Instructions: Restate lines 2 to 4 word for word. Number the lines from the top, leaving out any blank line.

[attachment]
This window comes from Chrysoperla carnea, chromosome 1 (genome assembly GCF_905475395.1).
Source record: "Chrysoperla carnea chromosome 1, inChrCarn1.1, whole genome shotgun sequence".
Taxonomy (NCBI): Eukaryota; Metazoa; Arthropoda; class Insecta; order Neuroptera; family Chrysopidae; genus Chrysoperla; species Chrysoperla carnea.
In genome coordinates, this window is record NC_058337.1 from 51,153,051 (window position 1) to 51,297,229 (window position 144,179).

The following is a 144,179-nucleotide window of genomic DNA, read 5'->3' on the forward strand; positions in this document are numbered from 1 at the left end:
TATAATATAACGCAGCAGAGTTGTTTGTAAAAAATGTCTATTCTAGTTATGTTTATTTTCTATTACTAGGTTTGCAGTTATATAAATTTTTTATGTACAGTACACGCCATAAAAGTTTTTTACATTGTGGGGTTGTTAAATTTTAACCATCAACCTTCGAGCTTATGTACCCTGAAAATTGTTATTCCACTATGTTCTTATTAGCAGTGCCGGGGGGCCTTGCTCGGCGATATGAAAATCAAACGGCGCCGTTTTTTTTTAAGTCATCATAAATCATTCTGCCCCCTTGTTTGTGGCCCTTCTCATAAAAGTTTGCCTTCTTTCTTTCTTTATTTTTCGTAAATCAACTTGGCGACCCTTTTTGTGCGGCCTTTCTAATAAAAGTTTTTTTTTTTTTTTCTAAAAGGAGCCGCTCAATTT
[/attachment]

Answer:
Source record: "Chrysoperla carnea chromosome 1, inChrCarn1.1, whole genome shotgun sequence".
Taxonomy (NCBI): Eukaryota; Metazoa; Arthropoda; class Insecta; order Neuroptera; family Chrysopidae; genus Chrysoperla; species Chrysoperla carnea.
In genome coordinates, this window is record NC_058337.1 from 51,153,051 (window position 1) to 51,297,229 (window position 144,179).